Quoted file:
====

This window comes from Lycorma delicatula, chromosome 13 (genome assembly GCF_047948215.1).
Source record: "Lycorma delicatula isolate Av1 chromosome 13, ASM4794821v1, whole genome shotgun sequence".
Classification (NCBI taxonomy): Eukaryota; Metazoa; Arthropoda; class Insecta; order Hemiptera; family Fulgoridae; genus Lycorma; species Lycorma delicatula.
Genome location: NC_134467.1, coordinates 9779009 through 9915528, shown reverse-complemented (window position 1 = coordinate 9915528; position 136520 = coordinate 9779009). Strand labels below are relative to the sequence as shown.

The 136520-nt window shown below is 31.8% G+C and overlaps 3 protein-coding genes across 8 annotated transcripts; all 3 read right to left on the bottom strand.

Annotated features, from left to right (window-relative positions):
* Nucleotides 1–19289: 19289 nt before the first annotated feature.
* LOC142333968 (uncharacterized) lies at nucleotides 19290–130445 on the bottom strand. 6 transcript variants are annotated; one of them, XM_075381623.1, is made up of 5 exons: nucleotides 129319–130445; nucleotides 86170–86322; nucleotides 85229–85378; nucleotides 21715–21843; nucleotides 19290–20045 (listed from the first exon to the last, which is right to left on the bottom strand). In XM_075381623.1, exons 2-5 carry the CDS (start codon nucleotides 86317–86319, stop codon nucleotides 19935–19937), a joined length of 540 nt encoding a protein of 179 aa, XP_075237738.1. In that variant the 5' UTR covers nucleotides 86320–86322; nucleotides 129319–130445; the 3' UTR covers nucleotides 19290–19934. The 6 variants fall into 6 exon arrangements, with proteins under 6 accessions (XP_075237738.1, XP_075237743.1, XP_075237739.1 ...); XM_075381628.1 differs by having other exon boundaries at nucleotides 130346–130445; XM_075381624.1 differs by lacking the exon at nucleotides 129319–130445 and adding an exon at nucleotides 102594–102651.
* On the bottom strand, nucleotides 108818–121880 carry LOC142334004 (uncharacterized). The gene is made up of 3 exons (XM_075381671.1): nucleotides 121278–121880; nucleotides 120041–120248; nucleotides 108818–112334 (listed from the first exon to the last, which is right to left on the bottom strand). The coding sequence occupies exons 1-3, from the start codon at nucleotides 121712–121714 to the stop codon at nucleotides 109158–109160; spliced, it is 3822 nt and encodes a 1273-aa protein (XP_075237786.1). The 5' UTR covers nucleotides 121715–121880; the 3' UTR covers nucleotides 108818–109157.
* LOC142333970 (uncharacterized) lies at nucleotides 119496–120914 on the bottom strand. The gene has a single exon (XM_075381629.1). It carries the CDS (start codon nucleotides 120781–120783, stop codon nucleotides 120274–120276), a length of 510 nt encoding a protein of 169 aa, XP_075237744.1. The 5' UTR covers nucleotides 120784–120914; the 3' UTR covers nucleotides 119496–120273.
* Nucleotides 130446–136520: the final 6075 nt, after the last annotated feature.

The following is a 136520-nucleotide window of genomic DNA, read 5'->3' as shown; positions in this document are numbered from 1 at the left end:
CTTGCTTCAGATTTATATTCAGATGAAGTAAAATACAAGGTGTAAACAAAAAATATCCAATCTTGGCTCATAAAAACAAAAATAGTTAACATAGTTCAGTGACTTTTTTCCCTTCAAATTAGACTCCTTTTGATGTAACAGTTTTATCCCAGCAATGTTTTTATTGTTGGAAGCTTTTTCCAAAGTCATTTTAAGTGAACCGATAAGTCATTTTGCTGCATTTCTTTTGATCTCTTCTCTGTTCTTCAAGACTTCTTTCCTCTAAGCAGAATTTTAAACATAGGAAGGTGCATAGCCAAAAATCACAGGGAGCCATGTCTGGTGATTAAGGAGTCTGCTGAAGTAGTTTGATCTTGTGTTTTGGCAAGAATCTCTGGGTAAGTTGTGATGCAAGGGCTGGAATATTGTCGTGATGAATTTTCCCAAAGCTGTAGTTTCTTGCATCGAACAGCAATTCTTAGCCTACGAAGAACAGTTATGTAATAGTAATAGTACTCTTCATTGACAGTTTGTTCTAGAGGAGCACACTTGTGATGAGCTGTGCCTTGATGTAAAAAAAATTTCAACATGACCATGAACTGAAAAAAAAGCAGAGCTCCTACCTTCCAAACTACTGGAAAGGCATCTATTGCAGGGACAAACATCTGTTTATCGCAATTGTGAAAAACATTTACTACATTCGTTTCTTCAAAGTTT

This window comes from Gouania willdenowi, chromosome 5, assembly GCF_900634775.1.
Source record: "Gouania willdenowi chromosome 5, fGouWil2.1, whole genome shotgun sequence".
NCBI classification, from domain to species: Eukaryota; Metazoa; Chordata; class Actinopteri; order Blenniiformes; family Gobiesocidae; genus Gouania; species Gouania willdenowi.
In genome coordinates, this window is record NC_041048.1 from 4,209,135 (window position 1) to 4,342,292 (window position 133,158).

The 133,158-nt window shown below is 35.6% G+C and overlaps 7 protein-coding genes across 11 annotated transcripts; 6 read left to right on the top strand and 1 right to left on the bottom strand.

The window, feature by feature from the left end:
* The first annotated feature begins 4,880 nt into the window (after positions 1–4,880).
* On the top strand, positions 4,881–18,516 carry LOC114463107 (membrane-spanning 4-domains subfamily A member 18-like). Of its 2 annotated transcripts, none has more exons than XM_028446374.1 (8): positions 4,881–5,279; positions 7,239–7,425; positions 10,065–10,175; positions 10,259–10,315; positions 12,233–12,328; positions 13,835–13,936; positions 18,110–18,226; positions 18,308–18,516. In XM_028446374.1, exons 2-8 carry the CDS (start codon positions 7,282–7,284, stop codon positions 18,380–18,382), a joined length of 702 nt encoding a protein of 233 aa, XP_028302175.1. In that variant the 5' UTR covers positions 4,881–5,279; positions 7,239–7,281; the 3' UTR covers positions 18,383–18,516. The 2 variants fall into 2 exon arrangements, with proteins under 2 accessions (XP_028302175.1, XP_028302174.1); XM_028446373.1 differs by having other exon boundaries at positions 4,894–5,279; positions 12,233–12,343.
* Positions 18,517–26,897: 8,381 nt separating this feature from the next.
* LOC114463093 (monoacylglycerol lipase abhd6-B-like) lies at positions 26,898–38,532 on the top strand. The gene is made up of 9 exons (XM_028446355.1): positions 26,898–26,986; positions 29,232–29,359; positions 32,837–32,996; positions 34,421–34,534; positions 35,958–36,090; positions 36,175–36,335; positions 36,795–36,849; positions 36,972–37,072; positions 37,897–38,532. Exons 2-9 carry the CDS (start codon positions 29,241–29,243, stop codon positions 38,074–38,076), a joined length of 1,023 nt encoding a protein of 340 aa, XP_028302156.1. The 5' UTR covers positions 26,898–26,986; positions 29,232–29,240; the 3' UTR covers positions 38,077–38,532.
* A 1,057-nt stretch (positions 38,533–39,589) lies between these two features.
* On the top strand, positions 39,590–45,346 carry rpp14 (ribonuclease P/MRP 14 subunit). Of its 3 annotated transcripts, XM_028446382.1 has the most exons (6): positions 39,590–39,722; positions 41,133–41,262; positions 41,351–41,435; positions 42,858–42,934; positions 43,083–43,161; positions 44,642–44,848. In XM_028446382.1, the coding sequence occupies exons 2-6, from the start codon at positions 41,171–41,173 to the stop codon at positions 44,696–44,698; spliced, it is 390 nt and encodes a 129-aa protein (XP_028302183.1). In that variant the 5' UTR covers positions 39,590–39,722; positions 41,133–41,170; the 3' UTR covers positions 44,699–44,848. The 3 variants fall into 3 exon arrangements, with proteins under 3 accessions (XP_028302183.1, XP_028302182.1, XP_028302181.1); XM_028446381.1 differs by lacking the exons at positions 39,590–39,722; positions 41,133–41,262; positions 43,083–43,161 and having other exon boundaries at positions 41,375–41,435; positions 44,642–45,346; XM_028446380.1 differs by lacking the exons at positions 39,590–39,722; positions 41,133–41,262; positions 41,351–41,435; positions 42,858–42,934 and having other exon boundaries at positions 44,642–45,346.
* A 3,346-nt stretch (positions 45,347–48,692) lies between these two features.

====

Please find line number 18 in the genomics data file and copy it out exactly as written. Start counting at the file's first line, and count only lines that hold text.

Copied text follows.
The 133,158-nt window shown below is 35.6% G+C and overlaps 7 protein-coding genes across 11 annotated transcripts; 6 read left to right on the top strand and 1 right to left on the bottom strand.